Age of epics and Dharm shastra

Age of epics and Dharm shastra

Age of epics

The Epic age in India is named so because some of the greatest epics came into being during this time. The epic period is estimated to be roughly from 1000 to 600 B.C. The ancient Indian society is described in a very vivid manner in these three epics. The two famous Indian epics that were created during this time were the Ramayana and Mahabharata.

The Mahabharata is a foundation of the religion that is thriving today. We get a clear picture of the kind of life people led during that point of time. According to the evidences found in the epics, the society was basically rural in nature.

People remained prepared for any attacks or external aggressions by keeping weapons with them. The rulers were not chosen but were hereditary. The main economic activity was agriculture and small scale industries like arts, handicrafts, pottery, etc. thrived.

The epics tell us about the way the society was ruled at that time. The King basically filled his treasure vault with the taxes collected from people. He was the highest authority who had the power to punish and pardon.

The priests were given the task of performing the religious rituals and sacrifices to make sure that no evil forces hampered the kingdom. With time, the priests began to gain power and also started to influence the king. The king listened to them because the priests were highly learned people who were supposed to be the voice of Gods.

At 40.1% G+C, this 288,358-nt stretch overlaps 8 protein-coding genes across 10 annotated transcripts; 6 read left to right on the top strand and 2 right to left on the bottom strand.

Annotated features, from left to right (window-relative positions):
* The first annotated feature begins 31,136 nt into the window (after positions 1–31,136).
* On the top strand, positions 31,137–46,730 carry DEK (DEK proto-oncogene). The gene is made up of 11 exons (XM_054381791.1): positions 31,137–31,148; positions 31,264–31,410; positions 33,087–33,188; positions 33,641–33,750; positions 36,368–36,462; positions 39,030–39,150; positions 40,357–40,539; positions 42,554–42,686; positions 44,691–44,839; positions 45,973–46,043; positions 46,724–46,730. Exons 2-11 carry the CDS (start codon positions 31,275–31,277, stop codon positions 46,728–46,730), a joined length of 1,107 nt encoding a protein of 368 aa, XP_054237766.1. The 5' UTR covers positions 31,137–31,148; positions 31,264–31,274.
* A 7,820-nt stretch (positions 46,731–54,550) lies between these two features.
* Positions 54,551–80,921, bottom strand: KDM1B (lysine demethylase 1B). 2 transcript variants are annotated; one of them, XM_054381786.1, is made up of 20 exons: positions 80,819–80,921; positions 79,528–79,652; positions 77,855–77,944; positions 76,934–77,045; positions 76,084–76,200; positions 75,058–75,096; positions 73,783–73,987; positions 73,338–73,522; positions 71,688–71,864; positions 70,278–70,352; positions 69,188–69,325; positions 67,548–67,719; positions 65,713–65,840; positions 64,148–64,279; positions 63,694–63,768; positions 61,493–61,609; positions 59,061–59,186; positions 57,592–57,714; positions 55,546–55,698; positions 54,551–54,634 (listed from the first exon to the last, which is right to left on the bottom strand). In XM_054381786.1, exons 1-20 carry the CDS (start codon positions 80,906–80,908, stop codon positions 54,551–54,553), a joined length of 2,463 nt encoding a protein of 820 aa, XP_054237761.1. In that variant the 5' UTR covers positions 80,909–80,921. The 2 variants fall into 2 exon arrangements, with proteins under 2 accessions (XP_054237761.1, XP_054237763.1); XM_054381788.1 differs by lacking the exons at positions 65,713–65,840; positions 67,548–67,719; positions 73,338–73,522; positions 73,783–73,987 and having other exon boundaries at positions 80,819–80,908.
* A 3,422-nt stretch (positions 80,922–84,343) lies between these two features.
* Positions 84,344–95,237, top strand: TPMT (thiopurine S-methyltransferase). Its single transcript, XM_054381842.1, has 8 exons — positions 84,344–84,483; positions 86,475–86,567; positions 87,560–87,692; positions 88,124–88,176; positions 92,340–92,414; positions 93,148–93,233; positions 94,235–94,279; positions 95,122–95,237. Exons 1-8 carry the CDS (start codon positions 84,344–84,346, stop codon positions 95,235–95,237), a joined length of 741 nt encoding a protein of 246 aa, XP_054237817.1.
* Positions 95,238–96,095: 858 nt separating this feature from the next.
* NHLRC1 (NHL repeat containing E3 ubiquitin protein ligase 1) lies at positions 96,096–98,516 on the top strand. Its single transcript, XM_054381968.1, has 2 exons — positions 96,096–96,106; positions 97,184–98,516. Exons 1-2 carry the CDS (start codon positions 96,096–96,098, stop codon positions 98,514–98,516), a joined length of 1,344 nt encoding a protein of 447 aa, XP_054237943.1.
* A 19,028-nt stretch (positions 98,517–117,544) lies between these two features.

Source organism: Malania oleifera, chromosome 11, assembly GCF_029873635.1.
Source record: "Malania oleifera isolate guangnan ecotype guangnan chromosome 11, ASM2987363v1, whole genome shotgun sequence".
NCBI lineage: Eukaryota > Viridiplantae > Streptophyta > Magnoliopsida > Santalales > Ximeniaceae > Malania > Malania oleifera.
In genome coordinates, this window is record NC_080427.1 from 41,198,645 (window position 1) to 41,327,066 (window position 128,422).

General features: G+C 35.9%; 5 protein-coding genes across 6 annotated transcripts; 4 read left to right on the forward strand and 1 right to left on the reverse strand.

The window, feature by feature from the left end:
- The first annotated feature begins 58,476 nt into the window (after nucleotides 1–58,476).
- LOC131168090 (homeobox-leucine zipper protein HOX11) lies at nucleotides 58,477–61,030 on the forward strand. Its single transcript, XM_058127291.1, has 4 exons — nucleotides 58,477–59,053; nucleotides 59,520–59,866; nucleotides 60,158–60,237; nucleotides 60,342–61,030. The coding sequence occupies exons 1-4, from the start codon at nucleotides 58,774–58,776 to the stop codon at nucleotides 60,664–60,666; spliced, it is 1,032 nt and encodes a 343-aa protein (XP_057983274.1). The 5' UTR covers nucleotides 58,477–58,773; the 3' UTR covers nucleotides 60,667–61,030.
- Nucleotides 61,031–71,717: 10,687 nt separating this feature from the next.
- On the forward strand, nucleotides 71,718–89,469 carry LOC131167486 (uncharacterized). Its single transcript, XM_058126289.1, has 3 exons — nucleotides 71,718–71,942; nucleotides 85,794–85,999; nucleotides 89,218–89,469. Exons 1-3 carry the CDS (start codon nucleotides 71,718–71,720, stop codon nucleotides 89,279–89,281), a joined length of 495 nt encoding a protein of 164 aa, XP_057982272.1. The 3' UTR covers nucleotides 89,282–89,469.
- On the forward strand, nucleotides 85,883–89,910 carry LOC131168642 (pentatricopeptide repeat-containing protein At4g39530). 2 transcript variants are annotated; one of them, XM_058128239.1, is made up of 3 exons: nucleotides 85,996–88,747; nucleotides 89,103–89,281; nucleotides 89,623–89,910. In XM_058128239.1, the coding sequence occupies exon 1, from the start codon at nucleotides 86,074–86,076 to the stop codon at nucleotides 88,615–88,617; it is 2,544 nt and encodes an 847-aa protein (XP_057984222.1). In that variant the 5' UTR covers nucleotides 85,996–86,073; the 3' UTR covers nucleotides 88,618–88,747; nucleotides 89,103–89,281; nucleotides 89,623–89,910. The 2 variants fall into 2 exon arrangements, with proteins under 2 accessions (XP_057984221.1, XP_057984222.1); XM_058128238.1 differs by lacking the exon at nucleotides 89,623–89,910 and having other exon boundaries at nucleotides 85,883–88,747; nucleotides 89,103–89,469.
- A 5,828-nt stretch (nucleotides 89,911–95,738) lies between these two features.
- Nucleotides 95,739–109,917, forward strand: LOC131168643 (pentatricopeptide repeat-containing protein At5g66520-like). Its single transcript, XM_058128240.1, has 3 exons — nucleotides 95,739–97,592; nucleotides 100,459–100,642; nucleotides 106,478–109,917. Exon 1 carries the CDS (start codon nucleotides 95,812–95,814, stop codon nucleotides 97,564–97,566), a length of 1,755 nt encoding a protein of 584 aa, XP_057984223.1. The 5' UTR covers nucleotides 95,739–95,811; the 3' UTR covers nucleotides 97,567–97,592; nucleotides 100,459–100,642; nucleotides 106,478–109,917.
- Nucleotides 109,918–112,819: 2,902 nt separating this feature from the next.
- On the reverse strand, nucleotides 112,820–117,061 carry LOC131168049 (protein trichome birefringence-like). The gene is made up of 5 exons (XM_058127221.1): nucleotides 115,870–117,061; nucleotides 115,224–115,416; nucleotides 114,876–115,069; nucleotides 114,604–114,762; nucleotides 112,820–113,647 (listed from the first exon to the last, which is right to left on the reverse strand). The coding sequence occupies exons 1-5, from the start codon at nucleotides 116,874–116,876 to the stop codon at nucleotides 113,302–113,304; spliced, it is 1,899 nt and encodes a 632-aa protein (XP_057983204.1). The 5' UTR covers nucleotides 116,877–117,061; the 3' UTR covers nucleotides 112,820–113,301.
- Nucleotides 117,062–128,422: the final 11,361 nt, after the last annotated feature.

The warriors were trained in using weapons and were supposed to be the protectors of the palaces. Though caste system was there, it was not too rigid. A warrior or an out caste could become a priest if he was adopted by one.

The most respected and feared of all were the Dravidians who could not be questioned and were unaffected by the society. The most popular recreational activity was gambling. Horse racing, hunting, gambling, etc. were all introduced during the Epic Age in India.

The idea is that a gardener waters the plants daily, weeds them, adds nourishment in the form of manure, and guards them carefully. As a result he is rewarded with flower and fruits year after year. On the other hand, a charcoal-burner cuts down the tree and burns the wood, thereby getting only one supply of charcoal. Similarly if a king overtaxes his people, he may gain temporarily, but will ruin agriculture, trade, and commerce.

By fostering their growth, he will benefit permanently. Bhisma says to Yudhisthira that a king’s income (vetana, lit. salary) is derived from bali-sastha, that is one- sixth of the crops as revenue, sulka (various taxes) and fines realised from offenders (12.72.10). We have already dealt with bali and are not here concerned with the fines. It is, however, necessary to discuss the nature and incidence of sulka.

In this connection Bhisma says that a man who daily attends to his cow enjoys her milk; similarly a king who looks after his subjects gains his objects (12.72.17) and then adds- ‘O king, be like a gardener, and not like a charcoal-burner, and thus you would be able to enjoy your kingdom for a long time.’ (12.72.20)

The principle of taxation was based what may be called the theory of gradualness. As Bhisma said to Yudhisthira (12.89.5.-13). ‘O king, one should drink the state (i.e. collect taxes) [as imperceptibly] as a leech [sucks the blood], or as a tigress, which carries her child without biting or letting it fall.

Age of Dharma shastra